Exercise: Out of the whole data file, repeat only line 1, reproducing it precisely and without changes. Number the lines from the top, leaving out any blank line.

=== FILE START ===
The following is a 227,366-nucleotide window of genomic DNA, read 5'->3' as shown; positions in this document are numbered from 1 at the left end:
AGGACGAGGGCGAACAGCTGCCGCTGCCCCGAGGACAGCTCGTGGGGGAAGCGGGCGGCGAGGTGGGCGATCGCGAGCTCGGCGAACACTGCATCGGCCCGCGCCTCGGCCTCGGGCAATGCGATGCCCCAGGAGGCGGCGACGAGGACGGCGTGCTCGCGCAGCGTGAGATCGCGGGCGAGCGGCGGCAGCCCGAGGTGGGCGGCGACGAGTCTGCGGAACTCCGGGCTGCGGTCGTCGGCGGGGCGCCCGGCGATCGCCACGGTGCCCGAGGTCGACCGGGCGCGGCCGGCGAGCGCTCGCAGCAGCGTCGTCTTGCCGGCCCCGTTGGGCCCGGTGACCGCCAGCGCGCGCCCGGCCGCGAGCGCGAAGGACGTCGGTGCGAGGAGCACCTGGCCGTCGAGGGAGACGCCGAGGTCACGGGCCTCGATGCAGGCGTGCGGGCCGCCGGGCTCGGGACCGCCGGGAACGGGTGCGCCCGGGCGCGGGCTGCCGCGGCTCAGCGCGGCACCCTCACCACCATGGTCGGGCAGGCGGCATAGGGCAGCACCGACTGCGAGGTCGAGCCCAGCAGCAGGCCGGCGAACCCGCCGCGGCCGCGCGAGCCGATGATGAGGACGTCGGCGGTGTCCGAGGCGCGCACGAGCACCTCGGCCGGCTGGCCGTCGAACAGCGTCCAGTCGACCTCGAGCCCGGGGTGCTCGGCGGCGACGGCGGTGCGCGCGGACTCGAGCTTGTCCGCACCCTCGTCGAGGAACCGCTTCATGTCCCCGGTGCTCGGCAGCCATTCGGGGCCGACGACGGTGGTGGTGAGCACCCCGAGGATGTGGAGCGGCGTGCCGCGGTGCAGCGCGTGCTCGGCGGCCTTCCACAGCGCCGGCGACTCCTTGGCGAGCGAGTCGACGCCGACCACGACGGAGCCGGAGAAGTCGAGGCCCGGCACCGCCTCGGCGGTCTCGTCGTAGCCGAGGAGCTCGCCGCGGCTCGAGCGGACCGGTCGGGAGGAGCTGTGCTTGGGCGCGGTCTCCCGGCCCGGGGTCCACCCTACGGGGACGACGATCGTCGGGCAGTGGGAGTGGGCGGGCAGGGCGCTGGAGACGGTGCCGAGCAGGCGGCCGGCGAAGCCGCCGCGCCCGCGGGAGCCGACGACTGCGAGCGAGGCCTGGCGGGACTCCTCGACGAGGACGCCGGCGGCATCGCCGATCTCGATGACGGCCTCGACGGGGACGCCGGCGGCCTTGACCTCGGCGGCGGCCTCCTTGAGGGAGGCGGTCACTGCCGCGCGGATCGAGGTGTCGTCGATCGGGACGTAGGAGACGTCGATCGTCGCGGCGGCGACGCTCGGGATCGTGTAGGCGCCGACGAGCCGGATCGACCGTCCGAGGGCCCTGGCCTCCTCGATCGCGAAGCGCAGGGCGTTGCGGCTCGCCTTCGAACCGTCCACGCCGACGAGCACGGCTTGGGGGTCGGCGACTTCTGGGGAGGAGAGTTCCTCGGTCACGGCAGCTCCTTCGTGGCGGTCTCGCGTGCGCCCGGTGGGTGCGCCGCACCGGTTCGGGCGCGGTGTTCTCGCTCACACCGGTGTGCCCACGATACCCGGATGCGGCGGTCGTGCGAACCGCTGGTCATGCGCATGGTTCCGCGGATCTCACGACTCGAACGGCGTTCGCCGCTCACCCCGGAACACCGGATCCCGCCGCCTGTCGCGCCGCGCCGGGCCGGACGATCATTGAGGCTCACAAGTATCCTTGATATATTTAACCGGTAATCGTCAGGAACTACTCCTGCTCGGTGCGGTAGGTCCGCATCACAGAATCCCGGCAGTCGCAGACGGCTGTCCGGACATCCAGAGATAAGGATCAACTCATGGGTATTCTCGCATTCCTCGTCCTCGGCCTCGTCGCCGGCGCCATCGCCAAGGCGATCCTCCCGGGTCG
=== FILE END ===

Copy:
The following is a 227,366-nucleotide window of genomic DNA, read 5'->3' as shown; positions in this document are numbered from 1 at the left end: